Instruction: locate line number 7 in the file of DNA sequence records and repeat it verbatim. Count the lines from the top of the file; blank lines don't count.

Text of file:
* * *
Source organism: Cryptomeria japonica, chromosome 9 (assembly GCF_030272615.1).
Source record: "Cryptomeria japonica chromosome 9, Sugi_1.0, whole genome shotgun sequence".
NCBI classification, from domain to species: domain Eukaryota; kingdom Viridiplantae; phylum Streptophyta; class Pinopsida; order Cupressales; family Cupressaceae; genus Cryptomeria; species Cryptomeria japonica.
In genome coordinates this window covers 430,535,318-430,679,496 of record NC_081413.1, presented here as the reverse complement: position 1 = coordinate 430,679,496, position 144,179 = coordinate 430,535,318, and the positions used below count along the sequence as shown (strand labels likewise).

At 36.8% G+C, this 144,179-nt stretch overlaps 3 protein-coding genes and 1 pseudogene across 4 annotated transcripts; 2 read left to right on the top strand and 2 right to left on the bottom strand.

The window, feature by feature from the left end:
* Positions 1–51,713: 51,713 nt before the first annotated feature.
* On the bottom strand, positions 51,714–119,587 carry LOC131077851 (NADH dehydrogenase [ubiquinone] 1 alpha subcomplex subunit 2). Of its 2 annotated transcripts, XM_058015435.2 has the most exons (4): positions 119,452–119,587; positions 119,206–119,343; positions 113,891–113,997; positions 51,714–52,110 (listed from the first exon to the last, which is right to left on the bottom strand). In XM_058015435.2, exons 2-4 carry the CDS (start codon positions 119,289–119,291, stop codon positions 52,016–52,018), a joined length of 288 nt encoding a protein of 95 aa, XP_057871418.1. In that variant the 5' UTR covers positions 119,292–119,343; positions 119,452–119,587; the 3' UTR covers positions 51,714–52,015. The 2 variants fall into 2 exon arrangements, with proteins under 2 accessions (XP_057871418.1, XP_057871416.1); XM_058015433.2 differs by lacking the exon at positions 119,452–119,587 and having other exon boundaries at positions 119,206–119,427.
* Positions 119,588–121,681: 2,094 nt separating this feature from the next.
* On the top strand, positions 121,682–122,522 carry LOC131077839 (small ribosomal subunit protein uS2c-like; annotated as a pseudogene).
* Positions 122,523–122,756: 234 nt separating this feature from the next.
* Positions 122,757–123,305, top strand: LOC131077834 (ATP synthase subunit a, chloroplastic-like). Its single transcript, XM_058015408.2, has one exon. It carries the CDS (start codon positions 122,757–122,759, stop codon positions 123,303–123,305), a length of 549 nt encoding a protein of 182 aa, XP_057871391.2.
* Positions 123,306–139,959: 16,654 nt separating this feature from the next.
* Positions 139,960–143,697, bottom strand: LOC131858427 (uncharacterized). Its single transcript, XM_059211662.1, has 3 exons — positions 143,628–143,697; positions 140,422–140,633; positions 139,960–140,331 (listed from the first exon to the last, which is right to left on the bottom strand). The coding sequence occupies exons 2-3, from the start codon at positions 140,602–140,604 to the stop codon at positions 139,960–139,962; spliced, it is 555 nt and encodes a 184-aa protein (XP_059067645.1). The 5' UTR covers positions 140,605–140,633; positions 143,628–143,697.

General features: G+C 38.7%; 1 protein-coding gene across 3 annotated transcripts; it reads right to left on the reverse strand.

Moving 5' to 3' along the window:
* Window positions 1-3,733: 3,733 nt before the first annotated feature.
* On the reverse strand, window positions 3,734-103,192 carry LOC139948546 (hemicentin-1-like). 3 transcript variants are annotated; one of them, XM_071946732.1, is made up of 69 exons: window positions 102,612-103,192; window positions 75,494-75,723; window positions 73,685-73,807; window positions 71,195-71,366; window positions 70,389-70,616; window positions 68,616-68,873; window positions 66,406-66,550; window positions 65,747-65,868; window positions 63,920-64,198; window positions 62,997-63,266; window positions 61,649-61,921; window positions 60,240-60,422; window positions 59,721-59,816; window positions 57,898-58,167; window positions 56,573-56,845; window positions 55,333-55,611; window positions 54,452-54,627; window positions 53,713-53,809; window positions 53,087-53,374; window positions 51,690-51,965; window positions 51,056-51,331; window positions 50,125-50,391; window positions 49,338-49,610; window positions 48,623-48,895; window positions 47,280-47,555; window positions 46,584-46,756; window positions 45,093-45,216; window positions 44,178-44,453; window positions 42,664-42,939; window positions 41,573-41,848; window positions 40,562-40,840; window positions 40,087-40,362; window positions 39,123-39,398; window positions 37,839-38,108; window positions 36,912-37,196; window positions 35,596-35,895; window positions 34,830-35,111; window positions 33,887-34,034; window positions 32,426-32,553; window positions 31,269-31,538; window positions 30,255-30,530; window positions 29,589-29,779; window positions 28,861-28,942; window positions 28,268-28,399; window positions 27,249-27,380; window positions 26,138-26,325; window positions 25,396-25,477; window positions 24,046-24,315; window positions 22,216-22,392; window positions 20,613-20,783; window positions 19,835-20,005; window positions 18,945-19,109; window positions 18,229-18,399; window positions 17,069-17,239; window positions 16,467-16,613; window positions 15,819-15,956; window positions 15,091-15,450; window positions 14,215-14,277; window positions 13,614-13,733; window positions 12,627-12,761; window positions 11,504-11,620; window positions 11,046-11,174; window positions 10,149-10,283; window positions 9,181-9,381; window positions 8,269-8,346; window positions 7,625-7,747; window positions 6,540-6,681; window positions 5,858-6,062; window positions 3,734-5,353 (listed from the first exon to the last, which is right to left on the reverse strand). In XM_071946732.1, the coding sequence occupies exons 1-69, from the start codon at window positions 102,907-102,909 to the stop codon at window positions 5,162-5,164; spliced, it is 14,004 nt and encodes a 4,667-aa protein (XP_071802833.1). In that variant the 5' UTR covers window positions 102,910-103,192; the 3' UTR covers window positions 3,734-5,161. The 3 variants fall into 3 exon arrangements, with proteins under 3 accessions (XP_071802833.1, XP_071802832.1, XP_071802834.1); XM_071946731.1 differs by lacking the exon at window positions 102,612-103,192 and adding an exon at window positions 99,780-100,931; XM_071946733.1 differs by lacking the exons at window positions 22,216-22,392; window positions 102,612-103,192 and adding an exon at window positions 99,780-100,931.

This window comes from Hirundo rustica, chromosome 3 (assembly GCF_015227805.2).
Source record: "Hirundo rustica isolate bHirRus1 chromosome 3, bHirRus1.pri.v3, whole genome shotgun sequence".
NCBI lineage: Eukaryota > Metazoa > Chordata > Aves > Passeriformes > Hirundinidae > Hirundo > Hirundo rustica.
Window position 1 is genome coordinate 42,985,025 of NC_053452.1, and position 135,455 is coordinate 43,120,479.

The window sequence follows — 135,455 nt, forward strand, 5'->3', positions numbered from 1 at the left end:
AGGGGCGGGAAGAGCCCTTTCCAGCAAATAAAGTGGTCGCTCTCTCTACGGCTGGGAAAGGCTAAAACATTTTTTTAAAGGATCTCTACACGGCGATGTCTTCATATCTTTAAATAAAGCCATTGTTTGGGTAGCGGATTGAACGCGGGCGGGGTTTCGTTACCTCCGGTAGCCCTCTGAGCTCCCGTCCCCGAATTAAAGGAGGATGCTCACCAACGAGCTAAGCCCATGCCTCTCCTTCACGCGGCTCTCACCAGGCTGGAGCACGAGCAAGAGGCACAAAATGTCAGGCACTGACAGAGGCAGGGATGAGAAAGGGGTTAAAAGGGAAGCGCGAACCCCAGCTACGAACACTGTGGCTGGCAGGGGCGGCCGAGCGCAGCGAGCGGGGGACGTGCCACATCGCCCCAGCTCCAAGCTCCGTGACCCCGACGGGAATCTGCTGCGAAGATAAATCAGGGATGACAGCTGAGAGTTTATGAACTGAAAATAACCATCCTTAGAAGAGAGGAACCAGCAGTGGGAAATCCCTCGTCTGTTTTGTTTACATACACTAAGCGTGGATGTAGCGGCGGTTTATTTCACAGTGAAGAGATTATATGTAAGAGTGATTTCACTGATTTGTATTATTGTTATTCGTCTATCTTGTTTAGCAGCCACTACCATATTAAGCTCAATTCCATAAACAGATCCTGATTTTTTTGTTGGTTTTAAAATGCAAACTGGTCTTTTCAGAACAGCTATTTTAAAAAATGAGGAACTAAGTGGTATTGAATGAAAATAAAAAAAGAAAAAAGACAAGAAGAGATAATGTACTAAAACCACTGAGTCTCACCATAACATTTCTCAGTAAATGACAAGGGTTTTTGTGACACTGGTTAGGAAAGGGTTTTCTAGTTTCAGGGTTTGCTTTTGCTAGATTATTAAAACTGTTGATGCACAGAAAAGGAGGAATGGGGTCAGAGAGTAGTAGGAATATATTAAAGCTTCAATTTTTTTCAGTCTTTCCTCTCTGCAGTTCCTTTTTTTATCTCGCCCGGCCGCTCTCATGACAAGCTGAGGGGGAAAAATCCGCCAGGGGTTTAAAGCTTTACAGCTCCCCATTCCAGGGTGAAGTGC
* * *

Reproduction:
* Positions 1–51,713: 51,713 nt before the first annotated feature.